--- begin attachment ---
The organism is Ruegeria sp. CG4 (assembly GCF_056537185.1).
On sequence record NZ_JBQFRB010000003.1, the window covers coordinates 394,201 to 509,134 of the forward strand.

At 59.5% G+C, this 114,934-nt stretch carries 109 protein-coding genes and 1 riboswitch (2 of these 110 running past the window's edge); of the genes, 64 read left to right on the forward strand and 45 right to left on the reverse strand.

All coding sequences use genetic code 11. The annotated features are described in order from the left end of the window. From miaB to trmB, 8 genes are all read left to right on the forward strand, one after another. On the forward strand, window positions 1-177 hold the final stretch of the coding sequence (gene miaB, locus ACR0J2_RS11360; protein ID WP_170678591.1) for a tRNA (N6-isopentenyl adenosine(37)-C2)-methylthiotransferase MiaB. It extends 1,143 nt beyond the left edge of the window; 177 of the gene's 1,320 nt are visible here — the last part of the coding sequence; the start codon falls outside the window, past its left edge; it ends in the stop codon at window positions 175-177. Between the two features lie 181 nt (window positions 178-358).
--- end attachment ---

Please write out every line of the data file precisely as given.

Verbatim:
The organism is Ruegeria sp. CG4 (assembly GCF_056537185.1).
On sequence record NZ_JBQFRB010000003.1, the window covers coordinates 394,201 to 509,134 of the forward strand.

At 59.5% G+C, this 114,934-nt stretch carries 109 protein-coding genes and 1 riboswitch (2 of these 110 running past the window's edge); of the genes, 64 read left to right on the forward strand and 45 right to left on the reverse strand.

All coding sequences use genetic code 11. The annotated features are described in order from the left end of the window. From miaB to trmB, 8 genes are all read left to right on the forward strand, one after another. On the forward strand, window positions 1-177 hold the final stretch of the coding sequence (gene miaB, locus ACR0J2_RS11360; protein ID WP_170678591.1) for a tRNA (N6-isopentenyl adenosine(37)-C2)-methylthiotransferase MiaB. It extends 1,143 nt beyond the left edge of the window; 177 of the gene's 1,320 nt are visible here — the last part of the coding sequence; the start codon falls outside the window, past its left edge; it ends in the stop codon at window positions 175-177. Between the two features lie 181 nt (window positions 178-358).